Bringing ‘living buildings’ to life: Builder Jonathan Wright debuts new book
October 1, 2019
This article was originally published in the Daily Hampshire Gazette.
In 2016, two “living buildings”— self-sufficient buildings that create more energy than they use and that collect their own water — were constructed in Amherst. Hampshire College’s R.W. Kern Center and the Hitchcock Center for the Environment are among the first buildings in the world to achieve the “living building” certification.
But part of what makes a building seem full of life is the people behind it — and that’s the focus of a new book by Jonathan Wright, a 1974 Hampshire College graduate and senior adviser of Northampton-based Wright Builders, the contractor who constructed the buildings.
“Living Building Makers: Creating Sustainable Buildings That Renew Our World,” published on Aug. 20, chronicles the creation of the buildings by telling the stories of the people who made them. Its 30 anecdotes offer a glimpse into the work of stonemasons, architects, sheet metal workers and construction managers — and how the ambitious projects came together.
“What I found is when you go and look at architecture books, there are case studies, there are how-to books,” Wright said Monday.
But, he added, “There’s not much about ordinary people doing extraordinary things. And that’s what this is really about — what happens when the prospect of not only doing well but doing good gets into our blood.”
Stories highlight the team’s tour of other living buildings, how it took four months to lay the 120 tons of stone sourced in Ashfield on the outside of the building and how they handled the wood waste from the project.
“The stories in ‘Living Building Makers’ will bring the process of sustainable building alive,” wrote environmental activist Bill McKibben in a blurb for the book, “to call them ‘living buildings’ is entirely appropriate, for they stem from real people with real hopes and dreams.”
The book introduces readers to people such as Bob Kuda, a sheet metal worker, and Johanna Pratt, co-owner of Ashfield Stone Company, which supplied over a 100 tons of stone for the Kern Center from 20 miles away.
Stone, Pratt told the Gazette, “can be an international commodity, coming from all over the world. When you think what it takes to get from China to here, it’s a pretty big carbon footprint.”
Even though Hampshire College’s future remains unclear, Wright is not worried about the school or the Kern Center, he said. He pointed to the past six months of leadership changes, fundraising and reorganization as positive signs for the future. “All of that tells me the prospects for Hampshire are very good,” he said. “Both of these buildings will be part of that.”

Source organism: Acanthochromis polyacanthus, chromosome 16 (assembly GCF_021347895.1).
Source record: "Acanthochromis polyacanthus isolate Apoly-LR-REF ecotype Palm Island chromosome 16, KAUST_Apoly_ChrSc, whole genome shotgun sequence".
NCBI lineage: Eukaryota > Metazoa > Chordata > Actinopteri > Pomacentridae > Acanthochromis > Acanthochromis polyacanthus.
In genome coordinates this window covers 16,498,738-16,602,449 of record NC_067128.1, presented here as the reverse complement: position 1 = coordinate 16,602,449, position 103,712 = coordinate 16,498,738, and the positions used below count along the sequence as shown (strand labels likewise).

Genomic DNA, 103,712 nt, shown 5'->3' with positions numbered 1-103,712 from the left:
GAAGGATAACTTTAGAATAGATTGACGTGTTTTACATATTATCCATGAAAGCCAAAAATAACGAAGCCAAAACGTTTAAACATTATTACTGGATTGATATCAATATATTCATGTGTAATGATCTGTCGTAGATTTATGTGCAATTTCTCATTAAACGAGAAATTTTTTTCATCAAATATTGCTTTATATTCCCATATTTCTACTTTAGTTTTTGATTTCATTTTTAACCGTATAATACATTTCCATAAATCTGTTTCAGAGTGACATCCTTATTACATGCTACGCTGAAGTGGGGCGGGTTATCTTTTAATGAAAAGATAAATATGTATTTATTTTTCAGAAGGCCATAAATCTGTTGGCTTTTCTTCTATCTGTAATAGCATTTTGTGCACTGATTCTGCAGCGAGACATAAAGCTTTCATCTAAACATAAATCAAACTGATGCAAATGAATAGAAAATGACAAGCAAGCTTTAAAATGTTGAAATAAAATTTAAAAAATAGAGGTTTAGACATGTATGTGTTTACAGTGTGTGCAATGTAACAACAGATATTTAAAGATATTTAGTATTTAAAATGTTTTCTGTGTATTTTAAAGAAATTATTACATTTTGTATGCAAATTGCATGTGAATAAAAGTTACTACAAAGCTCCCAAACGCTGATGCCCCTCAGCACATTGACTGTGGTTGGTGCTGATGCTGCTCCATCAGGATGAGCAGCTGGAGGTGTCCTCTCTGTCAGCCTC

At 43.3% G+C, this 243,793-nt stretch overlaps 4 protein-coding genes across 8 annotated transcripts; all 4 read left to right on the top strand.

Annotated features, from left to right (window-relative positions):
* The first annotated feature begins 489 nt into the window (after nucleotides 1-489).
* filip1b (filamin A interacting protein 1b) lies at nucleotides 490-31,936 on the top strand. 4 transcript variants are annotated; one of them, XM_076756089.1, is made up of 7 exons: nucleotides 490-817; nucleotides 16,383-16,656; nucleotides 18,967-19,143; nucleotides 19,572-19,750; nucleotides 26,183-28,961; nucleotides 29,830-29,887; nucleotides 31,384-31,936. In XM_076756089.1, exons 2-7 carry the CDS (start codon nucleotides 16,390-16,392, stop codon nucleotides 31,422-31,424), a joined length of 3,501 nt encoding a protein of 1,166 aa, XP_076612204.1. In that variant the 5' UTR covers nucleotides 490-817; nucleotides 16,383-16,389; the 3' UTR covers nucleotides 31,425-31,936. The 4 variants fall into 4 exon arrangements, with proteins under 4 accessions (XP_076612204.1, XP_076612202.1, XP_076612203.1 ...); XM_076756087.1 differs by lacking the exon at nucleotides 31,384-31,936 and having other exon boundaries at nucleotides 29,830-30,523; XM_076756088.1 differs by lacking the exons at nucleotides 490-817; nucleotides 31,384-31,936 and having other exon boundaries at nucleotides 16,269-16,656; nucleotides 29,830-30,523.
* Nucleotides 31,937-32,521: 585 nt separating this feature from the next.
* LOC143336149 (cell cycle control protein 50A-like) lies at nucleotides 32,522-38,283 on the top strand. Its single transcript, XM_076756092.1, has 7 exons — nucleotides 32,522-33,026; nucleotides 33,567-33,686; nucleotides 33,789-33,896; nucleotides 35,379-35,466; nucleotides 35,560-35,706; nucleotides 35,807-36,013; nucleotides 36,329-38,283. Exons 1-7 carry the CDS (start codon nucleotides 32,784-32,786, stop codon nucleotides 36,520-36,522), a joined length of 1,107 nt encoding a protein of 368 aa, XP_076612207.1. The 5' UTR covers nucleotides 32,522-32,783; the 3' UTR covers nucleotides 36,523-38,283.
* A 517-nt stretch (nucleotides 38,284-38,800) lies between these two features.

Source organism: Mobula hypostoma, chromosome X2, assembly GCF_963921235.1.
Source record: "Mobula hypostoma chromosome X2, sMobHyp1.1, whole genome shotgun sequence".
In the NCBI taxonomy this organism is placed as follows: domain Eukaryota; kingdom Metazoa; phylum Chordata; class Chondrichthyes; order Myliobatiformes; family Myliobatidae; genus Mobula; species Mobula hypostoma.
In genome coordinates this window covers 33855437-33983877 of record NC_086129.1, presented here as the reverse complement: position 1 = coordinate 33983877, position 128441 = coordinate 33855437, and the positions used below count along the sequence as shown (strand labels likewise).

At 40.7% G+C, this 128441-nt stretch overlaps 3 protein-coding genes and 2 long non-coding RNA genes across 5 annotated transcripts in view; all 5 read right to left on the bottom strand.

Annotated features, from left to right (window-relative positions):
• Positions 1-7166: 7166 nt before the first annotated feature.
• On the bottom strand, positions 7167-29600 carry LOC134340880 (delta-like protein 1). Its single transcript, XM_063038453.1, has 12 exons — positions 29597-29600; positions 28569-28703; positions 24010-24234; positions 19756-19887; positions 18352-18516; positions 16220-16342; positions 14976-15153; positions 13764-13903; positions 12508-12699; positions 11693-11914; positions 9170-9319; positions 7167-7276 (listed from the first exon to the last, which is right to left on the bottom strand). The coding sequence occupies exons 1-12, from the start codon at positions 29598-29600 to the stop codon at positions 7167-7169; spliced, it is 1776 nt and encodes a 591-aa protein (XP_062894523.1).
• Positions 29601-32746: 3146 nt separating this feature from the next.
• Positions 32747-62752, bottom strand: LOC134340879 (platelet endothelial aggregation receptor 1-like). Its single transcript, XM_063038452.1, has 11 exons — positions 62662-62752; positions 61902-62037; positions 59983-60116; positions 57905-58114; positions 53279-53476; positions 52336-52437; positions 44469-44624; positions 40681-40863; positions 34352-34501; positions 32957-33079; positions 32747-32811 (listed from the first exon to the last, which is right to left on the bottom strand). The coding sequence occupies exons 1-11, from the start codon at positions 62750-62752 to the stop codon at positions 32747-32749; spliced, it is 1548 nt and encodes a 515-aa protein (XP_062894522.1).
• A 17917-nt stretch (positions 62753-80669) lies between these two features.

After embarking on the projects, “I had thought maybe I would do a memoir,” he continued, poking a little fun at himself: “But who really cares how cool you thought it was, Jonathan Wright?” He played with doing a how-to book before deciding on writing about “the makers,” as he calls them.
Having spent 45 years in building and design, Wright has worked on many projects, but the two living buildings were different, he said.
“Our industry is a pilfering one,” Wright said. “It takes stuff from the earth all the time … We take steel, water, gypsum — and we don’t give anything.” That’s not true for a living building, he said.
To earn the distinction of being a living building, a structure must incorporate local and non-toxic materials, create more energy than it uses, and collect and treat its own water. The official certification requires an evaluation of how the building is functioning for one year after it’s constructed.
A building may create no emissions when in operation, “but you can have a huge carbon problem in the way it’s made,” Wright said. The certification takes into account emissions from the supply chain, too.
Finding compliant materials was difficult, Wright said. One anecdote in the book describes workers installing drywall, only to discover the company had sent the wrong product that was not compliant with living building standards.
The Kern Center was the 17th building in the world to achieve the certification and the Hitchcock Center the 23rd. Wright says the number of buildings seeking certification is growing.
“The long-term goal,” Wright said, “is to basically infiltrate and transform how things are made and how we think about how things are made.”
Public readings for “Living Building Makers: Creating Sustainable Buildings That Renew Our World,” will be held in the Valley on Oct. 21 at 7 p.m. at the Unitarian Society of Northampton and Florence and on Oct. 30 at 7 p.m. at Amherst Books.
Greta Jochem can be reached at firstname.lastname@example.org.
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